Photo via Cronica

Former President Cristina Fernández de Kirchner gave yet another interview yesterday, following her new strategy of trying to engage with a different audience than her base by talking to the media, and particularly outlets that are not outright friendly to her.

This time, she went to Crónica, a TV channel known for approaching the news in a lighter and, in occasions, a somewhat frivolous tone. Most of the interview happened along those lines: journalist Samuel “Chiche” Gelblung asked her about her favorite foods, if she likes making the bed, sweep and do housework and whether she would go out with Peruvian writer Mario Vargas Llosa, who’s got a rather different political vision to her (she said she’d rather become a nun), among other things.

But during the time when Gelblung took the interview to the political terrain, there was a question that stood out, as it hadn’t been asked to her before: her stance on the state’s responsibility in the Once railway tragedy, where 51 people were killed and 789 injured. In fact, journalist Luis Novaresio – who interviewed her for the first time in this new era of hers – was questioned for not having asked her, and he admitted that he should have but didn’t have enough time.

Fernández had never addressed the issue, and her answer made the rounds: she said that the state wasn’t responsible for the tragedy: “the motorman didn’t pull the brakes at the end. The train stopped in all stations before. But if you don’t stop and crash, well. In the hearings, he could never explain why he didn’t pull the breaks,” she argued.

The judiciary begs to differ. The two transportation secretaries during her administrations, Juan Pablo Schiavi and Ricardo Jaime, were sentenced to eight and six years in prison, respectively. A tribunal determined that their corrupt practices were a key factor that caused the state of the train and the rails to deteriorate so much that an accident of the kind became almost inevitable.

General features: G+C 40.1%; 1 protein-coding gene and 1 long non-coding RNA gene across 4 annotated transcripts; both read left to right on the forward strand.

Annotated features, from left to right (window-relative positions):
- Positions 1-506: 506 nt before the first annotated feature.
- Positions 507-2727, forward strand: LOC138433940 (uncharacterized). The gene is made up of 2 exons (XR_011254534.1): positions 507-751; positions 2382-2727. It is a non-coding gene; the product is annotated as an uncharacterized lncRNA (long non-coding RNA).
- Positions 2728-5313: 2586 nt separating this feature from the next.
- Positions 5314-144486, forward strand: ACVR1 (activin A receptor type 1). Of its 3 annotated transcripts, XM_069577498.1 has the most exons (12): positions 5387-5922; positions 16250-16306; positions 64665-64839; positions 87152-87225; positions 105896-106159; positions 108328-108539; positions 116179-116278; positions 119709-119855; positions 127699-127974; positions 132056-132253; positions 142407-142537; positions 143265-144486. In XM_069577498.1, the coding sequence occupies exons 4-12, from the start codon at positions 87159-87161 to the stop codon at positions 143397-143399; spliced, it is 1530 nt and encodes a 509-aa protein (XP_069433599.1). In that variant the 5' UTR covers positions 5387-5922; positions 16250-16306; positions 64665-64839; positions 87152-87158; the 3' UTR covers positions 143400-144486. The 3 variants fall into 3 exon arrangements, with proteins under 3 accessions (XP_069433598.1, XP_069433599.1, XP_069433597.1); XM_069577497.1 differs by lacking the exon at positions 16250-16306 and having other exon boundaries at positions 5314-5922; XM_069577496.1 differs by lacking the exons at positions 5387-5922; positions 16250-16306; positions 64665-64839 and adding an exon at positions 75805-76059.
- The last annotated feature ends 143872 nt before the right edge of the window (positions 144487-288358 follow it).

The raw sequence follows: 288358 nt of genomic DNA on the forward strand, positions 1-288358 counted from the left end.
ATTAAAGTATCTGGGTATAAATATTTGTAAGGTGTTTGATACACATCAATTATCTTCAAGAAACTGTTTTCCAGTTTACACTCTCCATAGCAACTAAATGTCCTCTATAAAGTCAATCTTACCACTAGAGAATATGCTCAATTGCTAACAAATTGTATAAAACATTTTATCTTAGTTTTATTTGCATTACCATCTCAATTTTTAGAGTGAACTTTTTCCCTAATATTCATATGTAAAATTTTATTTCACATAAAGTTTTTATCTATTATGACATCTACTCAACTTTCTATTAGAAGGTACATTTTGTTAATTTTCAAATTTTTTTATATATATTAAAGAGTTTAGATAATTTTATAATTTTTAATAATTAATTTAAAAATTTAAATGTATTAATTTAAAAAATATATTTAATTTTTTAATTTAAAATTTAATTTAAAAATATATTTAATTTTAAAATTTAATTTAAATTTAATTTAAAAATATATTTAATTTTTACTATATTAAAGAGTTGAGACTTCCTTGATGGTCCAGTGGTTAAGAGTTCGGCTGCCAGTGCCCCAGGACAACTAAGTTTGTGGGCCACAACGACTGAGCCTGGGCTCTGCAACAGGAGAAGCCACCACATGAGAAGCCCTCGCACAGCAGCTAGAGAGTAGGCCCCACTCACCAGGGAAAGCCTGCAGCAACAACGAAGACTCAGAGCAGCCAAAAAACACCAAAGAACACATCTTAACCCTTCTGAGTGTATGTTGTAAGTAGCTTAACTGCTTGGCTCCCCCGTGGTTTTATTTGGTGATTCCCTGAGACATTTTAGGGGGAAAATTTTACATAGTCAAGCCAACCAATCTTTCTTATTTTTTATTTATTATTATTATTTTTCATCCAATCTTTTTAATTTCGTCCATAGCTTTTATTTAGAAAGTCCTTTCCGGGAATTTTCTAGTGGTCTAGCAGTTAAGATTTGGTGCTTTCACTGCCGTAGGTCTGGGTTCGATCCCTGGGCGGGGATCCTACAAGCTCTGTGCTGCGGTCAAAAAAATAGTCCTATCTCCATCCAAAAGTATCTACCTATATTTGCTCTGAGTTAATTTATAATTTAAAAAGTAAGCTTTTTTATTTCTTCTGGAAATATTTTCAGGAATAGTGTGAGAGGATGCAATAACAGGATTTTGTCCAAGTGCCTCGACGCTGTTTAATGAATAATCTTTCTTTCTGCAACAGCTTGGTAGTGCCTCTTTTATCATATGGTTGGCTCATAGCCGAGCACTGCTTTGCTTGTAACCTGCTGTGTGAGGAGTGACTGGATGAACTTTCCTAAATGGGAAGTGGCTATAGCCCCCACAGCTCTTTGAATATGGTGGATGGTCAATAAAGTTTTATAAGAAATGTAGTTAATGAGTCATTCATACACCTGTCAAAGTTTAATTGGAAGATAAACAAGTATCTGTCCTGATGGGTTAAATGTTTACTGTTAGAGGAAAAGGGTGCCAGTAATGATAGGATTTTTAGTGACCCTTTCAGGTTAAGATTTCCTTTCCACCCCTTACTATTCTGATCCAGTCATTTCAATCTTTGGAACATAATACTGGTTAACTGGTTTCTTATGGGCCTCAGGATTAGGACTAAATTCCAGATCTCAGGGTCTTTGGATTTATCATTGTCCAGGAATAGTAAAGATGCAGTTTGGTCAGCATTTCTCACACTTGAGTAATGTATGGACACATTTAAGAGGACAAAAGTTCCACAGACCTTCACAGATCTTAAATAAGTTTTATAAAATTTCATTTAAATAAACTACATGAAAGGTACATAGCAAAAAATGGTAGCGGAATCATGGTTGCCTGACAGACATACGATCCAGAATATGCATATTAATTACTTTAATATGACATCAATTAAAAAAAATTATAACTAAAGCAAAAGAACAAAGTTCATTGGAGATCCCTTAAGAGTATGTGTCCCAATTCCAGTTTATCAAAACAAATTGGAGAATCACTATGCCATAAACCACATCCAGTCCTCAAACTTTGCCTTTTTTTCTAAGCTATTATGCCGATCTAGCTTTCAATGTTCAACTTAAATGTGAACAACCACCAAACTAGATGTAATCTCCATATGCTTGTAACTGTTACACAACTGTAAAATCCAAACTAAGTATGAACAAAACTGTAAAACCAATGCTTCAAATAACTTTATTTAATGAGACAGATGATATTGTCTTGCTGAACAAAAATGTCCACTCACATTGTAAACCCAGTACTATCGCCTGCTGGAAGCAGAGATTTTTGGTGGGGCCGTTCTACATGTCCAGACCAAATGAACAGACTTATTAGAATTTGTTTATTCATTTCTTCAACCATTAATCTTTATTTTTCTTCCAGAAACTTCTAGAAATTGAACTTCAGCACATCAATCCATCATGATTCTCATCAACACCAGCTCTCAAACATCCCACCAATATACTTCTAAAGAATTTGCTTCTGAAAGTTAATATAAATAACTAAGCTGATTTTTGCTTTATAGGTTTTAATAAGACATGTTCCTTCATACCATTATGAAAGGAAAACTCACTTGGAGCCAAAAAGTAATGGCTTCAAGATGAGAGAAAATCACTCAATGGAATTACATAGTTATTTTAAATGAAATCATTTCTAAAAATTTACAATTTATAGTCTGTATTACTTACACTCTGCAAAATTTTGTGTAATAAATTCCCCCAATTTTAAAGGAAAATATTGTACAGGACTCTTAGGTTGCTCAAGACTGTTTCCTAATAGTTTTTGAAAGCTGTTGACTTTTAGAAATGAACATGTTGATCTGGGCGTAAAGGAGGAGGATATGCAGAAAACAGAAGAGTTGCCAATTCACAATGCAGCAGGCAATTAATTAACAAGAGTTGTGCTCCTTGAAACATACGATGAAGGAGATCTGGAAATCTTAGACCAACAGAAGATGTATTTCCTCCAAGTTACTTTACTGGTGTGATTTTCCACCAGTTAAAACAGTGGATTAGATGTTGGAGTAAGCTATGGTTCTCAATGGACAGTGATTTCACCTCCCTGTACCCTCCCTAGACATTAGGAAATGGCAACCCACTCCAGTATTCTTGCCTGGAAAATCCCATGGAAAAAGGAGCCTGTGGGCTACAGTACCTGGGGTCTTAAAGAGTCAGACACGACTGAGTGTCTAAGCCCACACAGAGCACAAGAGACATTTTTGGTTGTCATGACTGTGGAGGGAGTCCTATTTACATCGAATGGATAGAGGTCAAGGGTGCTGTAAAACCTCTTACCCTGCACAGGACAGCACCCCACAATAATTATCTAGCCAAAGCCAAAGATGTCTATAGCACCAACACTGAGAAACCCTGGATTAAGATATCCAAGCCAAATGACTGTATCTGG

Moreover, the former Planning Minister during her two administrations, as well as her late husband Néstor Kirchner’s, Julio De Vido, faced the first hearing of the trial against him for being – also allegedly – partly responsible for it.

Here are other relevant – and not so much – statements of her interview:

“I wasn’t impressed when I was told that I had thyroid cancer. But when I was hospitalized, I thought I was done.”

“I didn’t cry next to Néstor’s coffin. I cried alone because he wouldn’t have liked it.”

“I don’t read my biography nor Néstor’s. Because if they are true, I know what happened. And if they are lies, I’m not interested.”

“I’m reading a book that Novaresio gave me and now I want to give him one back.”

“I am a fan of ‘Game of Thrones.'”

“I’m very fun.”

“I was never poor to the extent of being hungry. Today, there are people who die of hunger.”

“I was demonized, stigmatized. There was never a ruler who was as mistreated as I was. It was ‘war journalism.'”

“Néstor told me: ‘people are going to ask more from you than me because you are a woman.'”

“Why I’m running for office? Because I want to do the right thing. I don’t want people to suffer. I’m not a Kirchnerite, I’m a Peronist.”